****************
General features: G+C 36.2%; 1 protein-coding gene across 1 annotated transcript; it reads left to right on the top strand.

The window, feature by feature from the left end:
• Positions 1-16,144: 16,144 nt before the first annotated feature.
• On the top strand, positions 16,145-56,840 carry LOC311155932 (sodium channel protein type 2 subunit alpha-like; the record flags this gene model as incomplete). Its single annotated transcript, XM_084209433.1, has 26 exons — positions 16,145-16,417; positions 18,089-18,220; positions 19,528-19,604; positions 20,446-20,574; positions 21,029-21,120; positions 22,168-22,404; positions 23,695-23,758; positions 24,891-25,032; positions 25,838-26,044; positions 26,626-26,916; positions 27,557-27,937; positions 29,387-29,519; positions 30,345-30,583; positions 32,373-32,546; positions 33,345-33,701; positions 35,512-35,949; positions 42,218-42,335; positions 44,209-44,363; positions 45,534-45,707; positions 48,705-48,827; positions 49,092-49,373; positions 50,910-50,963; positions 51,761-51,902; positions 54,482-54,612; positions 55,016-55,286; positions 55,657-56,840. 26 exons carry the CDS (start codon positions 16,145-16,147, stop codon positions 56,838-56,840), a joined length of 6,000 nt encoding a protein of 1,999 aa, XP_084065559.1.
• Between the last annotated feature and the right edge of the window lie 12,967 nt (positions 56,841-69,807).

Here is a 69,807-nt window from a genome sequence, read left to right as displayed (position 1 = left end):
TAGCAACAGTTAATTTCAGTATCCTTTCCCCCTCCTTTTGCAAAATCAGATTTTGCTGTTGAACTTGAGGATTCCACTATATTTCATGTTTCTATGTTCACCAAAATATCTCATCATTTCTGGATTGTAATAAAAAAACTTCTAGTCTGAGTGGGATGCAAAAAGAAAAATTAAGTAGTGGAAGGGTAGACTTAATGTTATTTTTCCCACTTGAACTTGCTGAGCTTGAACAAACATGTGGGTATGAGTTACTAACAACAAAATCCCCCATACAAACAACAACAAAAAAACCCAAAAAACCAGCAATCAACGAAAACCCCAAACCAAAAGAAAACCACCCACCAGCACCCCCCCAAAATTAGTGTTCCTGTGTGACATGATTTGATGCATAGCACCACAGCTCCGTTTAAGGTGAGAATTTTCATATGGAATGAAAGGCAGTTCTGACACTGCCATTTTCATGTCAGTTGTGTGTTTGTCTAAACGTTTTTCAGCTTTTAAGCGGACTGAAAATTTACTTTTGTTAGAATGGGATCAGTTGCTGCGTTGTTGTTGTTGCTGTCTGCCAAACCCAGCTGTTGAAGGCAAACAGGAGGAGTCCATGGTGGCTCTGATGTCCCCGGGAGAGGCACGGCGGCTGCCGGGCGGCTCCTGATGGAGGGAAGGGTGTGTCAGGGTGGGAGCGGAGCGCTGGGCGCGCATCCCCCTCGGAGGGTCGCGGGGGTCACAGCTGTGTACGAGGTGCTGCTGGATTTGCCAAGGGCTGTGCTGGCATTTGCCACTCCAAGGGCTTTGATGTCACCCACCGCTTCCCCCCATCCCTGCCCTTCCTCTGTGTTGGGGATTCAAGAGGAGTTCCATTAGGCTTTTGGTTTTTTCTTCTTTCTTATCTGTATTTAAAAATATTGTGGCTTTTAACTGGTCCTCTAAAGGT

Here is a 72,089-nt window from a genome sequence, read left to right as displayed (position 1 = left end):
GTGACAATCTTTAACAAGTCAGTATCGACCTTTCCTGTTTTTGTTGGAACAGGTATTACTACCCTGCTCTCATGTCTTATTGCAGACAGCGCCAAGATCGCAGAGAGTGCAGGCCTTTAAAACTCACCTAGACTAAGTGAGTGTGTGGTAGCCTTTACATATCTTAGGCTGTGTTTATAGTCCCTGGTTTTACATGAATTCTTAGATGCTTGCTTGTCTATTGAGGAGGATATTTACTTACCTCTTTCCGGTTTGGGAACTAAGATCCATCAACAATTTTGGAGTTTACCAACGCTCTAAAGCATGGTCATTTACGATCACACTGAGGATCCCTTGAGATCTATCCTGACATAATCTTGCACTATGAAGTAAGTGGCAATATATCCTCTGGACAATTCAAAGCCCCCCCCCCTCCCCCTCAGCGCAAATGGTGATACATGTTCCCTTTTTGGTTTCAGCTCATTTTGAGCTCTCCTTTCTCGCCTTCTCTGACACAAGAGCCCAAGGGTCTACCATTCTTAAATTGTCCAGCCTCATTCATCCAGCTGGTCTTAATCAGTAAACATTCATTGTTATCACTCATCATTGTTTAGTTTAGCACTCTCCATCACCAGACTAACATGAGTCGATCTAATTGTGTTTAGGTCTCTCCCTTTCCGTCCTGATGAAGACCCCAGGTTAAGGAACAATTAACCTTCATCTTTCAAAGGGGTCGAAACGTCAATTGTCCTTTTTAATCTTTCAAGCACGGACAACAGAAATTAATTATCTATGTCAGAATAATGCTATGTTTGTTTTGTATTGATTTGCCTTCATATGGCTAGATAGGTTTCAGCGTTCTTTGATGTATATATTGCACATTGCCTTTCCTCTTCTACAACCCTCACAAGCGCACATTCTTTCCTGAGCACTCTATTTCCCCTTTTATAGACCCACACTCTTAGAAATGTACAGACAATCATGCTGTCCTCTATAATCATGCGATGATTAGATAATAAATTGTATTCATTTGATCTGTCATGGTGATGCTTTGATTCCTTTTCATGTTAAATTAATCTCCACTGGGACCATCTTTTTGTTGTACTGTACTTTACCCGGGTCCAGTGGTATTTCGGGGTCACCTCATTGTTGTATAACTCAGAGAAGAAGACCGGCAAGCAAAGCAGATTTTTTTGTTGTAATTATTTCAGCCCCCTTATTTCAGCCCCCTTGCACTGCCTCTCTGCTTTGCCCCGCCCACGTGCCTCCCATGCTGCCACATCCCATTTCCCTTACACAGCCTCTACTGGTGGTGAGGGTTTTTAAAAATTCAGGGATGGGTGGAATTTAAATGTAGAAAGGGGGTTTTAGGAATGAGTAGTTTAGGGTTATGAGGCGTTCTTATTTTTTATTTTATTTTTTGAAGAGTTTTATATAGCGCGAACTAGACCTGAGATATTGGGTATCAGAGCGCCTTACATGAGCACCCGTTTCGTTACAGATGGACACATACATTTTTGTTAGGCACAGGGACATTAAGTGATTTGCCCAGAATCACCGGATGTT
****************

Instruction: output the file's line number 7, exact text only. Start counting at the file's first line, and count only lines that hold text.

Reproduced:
TAGCAACAGTTAATTTCAGTATCCTTTCCCCCTCCTTTTGCAAAATCAGATTTTGCTGTTGAACTTGAGGATTCCACTATATTTCATGTTTCTATGTTCACCAAAATATCTCATCATTTCTGGATTGTAATAAAAAAACTTCTAGTCTGAGTGGGATGCAAAAAGAAAAATTAAGTAGTGGAAGGGTAGACTTAATGTTATTTTTCCCACTTGAACTTGCTGAGCTTGAACAAACATGTGGGTATGAGTTACTAACAACAAAATCCCCCATACAAACAACAACAAAAAAACCCAAAAAACCAGCAATCAACGAAAACCCCAAACCAAAAGAAAACCACCCACCAGCACCCCCCCAAAATTAGTGTTCCTGTGTGACATGATTTGATGCATAGCACCACAGCTCCGTTTAAGGTGAGAATTTTCATATGGAATGAAAGGCAGTTCTGACACTGCCATTTTCATGTCAGTTGTGTGTTTGTCTAAACGTTTTTCAGCTTTTAAGCGGACTGAAAATTTACTTTTGTTAGAATGGGATCAGTTGCTGCGTTGTTGTTGTTGCTGTCTGCCAAACCCAGCTGTTGAAGGCAAACAGGAGGAGTCCATGGTGGCTCTGATGTCCCCGGGAGAGGCACGGCGGCTGCCGGGCGGCTCCTGATGGAGGGAAGGGTGTGTCAGGGTGGGAGCGGAGCGCTGGGCGCGCATCCCCCTCGGAGGGTCGCGGGGGTCACAGCTGTGTACGAGGTGCTGCTGGATTTGCCAAGGGCTGTGCTGGCATTTGCCACTCCAAGGGCTTTGATGTCACCCACCGCTTCCCCCCATCCCTGCCCTTCCTCTGTGTTGGGGATTCAAGAGGAGTTCCATTAGGCTTTTGGTTTTTTCTTCTTTCTTATCTGTATTTAAAAATATTGTGGCTTTTAACTGGTCCTCTAAAGGT